In a follow-up to the recent Legionnaires’ disease clusters in Illinois, state and county health officials are investigating a cluster of three cases at McHenry Villa, an independent senior living community.
Public health officials confirmed the third case this week. McHenry Villa is notifying residents, the residents’ identified contact, and staff. All three cases had outside exposures, and two of the cases had potential exposures at Centegra Hospital-McHenry. Public health officials will continue to investigate any other potential sources.
“Legionnaires’ disease does not spread from person to person,” said IDPH Director Nirav D. Shah, M.D., J.D. “IDPH is investigating possible sources, identifying individuals who may have been exposed, and recommending remediation and prevention measures.”
Separately, the Warren Barr South Loop nursing home in Chicago is reporting a third Legionnaires’ disease case. The most recent case became ill in October. This resident is thought to have been exposed before the facility implemented public health recommendations to switch to bottled water while environmental assessments are being completed.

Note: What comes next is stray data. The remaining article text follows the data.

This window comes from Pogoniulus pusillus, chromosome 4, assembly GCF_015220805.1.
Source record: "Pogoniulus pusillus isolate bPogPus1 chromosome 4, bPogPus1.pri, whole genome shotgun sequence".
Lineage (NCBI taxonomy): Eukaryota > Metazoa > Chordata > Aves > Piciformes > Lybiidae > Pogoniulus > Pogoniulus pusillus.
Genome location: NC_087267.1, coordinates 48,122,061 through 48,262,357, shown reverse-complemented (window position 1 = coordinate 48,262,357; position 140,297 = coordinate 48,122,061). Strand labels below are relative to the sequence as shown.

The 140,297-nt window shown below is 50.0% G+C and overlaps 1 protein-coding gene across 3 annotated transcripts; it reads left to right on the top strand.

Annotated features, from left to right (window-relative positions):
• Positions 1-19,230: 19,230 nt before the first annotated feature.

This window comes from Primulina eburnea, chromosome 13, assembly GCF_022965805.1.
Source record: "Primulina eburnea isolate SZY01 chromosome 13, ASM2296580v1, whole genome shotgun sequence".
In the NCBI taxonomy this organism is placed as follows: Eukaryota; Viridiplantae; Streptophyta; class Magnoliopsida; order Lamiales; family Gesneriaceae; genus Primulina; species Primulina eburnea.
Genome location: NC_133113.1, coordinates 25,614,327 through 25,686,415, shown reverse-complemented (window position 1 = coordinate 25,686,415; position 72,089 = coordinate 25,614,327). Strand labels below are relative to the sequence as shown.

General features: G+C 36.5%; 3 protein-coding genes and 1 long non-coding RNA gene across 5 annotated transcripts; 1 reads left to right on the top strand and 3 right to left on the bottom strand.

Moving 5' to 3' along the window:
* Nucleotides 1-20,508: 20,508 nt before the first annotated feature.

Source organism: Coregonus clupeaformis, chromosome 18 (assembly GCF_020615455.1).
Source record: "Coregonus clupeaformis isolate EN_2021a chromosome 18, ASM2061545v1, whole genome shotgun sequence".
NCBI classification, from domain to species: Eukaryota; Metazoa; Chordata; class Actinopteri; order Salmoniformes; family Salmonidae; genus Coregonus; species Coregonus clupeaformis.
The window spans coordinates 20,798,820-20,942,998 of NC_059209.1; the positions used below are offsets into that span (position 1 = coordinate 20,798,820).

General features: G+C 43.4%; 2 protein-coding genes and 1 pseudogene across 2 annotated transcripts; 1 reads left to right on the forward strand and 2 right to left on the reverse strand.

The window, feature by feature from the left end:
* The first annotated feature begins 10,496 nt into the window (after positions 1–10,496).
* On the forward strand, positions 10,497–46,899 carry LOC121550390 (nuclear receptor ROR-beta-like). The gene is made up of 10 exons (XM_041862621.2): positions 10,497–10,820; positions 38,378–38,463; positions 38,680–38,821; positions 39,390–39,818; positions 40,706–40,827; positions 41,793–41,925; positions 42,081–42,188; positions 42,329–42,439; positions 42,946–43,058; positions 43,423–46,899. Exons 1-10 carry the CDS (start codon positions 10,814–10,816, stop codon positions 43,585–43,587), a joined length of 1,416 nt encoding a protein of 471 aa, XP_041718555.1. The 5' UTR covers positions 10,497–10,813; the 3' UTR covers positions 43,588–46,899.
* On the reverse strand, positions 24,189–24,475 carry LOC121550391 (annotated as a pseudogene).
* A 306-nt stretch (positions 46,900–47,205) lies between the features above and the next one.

Legionnaires’ disease is a serious lung infection (pneumonia) that people can get by breathing in small droplets of water containing Legionella bacteria. Outbreaks are most commonly associated with buildings or structures that have complex water systems, like hotels, hospitals, long-term care facilities, and cruise ships. The bacterium can become a health concern when it grows and spreads in human-made water systems, like hot tubs, cooling towers, hot water tanks, large plumbing systems, and decorative fountains.
Most healthy people do not get Legionnaires’ disease after being exposed to Legionella bacteria. People at increased risk of Legionnaires’ disease are those 50 years of age or older, or those who have certain risk factors, such as being a current or former smoker, having a chronic disease, or having a weakened immune system.